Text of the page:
English football has known many embarrassments, but one humiliation stands out above all others. Fifty-eight years ago in the World Cup, Joe Gaetjens, the dishwasher from Haiti, scored in Belo Horizonte and the game finished England 0 United States 1. At least one newspaper assumed that couldn't be the case and printed the score as 10-1 to the favorites. Well, they were only 10 goals out. Another, the Daily Mail, reported that England lost to "a team that I never knew played football."
The last meeting -- a 2-1 win for England in Chicago back in 2005 -- was dismissed as a "meaningless exercise" by the Sunday Telegraph and called "international football in name only" by the Daily Mail. Such comments were made in part because a host of absentees had effectively rendered Sven-Goran Eriksson, a reserve team.
Nevertheless, transatlantic attitudes were made rather clearer when David Beckham agreed to join the L.A. Galaxy. To recap (briefly) it was viewed by many as a golden balls-up from Goldenballs, with the theme that the MLS was no major league. "We really don't care about Major League Soccer," wrote Martin Samuel in The Times. "Anyone who has watched the goals conceded by the Galaxy will know that the standard is all we expected and less." James Lawton, in The Independent, deemed MLS "a Mickey Mouse league."
In other words, English football has never quite shed its superiority complex. At a time when anti-Americanism is in vogue -- as it has been for much of George W. Bush's presidency -- even U.S. owners of English teams have not been immune. They include the Glazers, pariahs for many Manchester United fans even though the club has become Champions League winners, and Tom Hicks and George Gillett, though they were initially welcomed at Liverpool. Aston Villa's Randy Lerner is the only popular American owner.
By and large, the players who have proved themselves in the Premier League are held in higher esteem. However, though eight English-based players are in Bob Bradley's squad, the two with the highest reputations no longer play international football. Brad Friedel is widely recognized as one of the outstanding goalkeepers in England while Fulham's captain and two-time player of the year Brian McBride is regarded as one of the reasons they surprisingly avoided relegation. Unlike the owners, America's soccer stars have generally steered clear of controversy. Most come under the category of "the good pro," generally showing a maturity and an eloquence that many of their English counterparts lack.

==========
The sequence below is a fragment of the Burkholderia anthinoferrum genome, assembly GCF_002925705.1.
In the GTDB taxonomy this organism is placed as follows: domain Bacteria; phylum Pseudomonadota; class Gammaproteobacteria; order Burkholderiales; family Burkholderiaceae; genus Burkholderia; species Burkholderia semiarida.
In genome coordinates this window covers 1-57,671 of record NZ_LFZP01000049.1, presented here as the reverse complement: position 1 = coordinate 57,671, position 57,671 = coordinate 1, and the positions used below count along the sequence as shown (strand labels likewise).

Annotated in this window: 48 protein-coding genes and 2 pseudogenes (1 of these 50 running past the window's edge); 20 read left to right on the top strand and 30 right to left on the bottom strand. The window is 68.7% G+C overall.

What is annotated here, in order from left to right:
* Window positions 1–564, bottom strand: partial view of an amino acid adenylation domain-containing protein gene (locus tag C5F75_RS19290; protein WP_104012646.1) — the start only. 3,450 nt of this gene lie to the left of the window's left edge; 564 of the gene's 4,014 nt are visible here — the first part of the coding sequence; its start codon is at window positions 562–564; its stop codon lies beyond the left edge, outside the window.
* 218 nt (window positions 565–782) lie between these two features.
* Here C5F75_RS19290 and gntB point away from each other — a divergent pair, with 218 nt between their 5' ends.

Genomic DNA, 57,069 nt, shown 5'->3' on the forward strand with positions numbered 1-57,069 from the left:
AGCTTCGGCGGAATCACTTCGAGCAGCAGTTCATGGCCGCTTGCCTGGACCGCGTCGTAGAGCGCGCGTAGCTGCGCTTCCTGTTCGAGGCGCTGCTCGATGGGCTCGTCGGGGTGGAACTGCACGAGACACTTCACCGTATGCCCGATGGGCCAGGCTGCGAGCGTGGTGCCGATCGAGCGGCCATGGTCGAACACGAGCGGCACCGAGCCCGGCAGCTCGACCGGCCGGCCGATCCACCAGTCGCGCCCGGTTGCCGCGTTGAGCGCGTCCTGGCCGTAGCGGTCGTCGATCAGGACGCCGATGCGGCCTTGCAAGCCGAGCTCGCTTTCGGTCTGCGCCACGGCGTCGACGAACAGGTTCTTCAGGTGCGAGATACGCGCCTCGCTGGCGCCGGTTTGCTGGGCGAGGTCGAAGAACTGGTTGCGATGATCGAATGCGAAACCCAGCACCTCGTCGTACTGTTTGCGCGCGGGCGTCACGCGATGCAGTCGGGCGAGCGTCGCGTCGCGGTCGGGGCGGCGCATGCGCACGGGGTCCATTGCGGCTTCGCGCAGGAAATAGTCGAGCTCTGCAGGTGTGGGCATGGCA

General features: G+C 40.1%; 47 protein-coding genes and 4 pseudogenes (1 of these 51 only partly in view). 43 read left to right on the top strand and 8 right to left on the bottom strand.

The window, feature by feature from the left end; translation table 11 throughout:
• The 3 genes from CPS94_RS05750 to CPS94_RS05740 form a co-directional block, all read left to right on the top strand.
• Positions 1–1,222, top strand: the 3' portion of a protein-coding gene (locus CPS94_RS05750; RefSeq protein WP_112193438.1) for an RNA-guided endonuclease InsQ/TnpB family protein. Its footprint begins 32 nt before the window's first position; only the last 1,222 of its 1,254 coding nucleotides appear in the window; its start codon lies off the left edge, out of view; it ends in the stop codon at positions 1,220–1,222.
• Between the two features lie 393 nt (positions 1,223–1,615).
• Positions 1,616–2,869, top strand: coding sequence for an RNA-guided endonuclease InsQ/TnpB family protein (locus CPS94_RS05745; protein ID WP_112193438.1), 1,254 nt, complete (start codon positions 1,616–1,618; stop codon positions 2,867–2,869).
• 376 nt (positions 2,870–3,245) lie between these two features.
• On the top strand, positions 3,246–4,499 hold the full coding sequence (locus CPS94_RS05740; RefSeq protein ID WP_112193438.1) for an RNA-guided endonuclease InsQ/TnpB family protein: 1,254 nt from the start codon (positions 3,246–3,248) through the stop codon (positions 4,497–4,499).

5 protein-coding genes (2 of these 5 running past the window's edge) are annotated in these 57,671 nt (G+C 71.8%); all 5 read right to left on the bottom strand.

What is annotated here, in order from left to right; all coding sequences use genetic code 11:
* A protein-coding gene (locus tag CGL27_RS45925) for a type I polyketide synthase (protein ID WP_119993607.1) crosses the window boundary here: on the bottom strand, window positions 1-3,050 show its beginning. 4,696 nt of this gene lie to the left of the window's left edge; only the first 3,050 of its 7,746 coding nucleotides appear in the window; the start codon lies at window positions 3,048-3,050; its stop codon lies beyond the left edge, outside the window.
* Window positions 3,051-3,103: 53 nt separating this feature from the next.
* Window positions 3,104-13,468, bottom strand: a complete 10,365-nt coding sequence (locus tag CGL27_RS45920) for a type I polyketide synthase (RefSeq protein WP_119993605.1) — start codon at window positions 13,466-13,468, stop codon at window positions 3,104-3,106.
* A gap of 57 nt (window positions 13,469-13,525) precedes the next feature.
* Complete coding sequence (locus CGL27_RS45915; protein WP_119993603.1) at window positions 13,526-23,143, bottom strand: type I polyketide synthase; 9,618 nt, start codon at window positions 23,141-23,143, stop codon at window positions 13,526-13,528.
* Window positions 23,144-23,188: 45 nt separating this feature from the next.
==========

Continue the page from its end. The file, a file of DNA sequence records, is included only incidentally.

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Wembley Stadium, London, England
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U.S. vs. Spain
U.S. vs. Argentina
However, Landon Donovan's achievement in winning his 100th cap at Wembley on Wednesday might not bring too many tributes. It is fair to say that many in England have never understood the plaudits for Donovan -- it does not help that, apart from occasional Beckham-related clips, MLS is not televised in the United Kingdom -- and his standing is rather higher in his native land than over here.
He has a point to prove to an English audience, and collectively so do Bradley's team. There was widespread skepticism in 2005 when the USA leapfrogged Germany to go fourth in the world rankings and little surprise in the U.K. when, a year later, Bruce Arena's side perished in the World Cup's "group of death."
Nonetheless, the greater focus in England will be on the home side for Fabio Capello's third game in charge. Beckham continues to polarize opinion, with some arguing that he forfeited his right to play international football when he moved to L.A. and others insisting Capello does not have 22 finer players at his disposal. Whether or not he plays, some will insist the wrong decision was made.
Expect, too, plenty of people bewailing the fact the country that provided both Champions League finalists failed to qualify for Euro 2008. However, that allows Capello to experiment. With a current shortage of high-class out-and-out strikers, and a number of options in the attacking midfield roles, the Italian has opted to use a 4-2-3-1 formation in his first two matches.
A very experienced side was defeated by France two months ago, but there is a scope to introduce more untried players on Wednesday. The West Ham target man Dean Ashton and the speedy pair of Theo Walcott and Gabriel Agbonlahor are other options in attack while Michael Owen, England's fourth-highest scorer of all time, is likely to miss out with a virus.
There is intrigue, too, in the role of Chelsea's Frank Lampard, who is yet to play for Capello, and also in the choice of captain. The armband has gone to Steven Gerrard and Rio Ferdinand respectively in the new manager's first two games as Capello tries out a variety of skippers before making a permanent choice. John Terry, the former captain, would be an especially interesting alternative for his first match since his penalty miss in Moscow's final.
With seven uncapped players -- goalkeeper Joe Hart, defenders Stephen Warnock, David Wheater and Phil Jagielka, midfielder Tom Huddlestone and forwards Ashton and Agbonlahor -- Capello has the chance to radically reshape his side, but he must be aware of the potential consequences.
With the former Real Madrid manager's reign in its early throes, criticism by the English public would be less severe than had his ridiculed predecessor Steve McClaren been beaten by the Americans. But it would be regarded as a heavy embarrassment nonetheless.
Richard Jolly writes for ESPNsoccernet and covers the English Premiership and UEFA Champions League. He can be reached on email@example.com.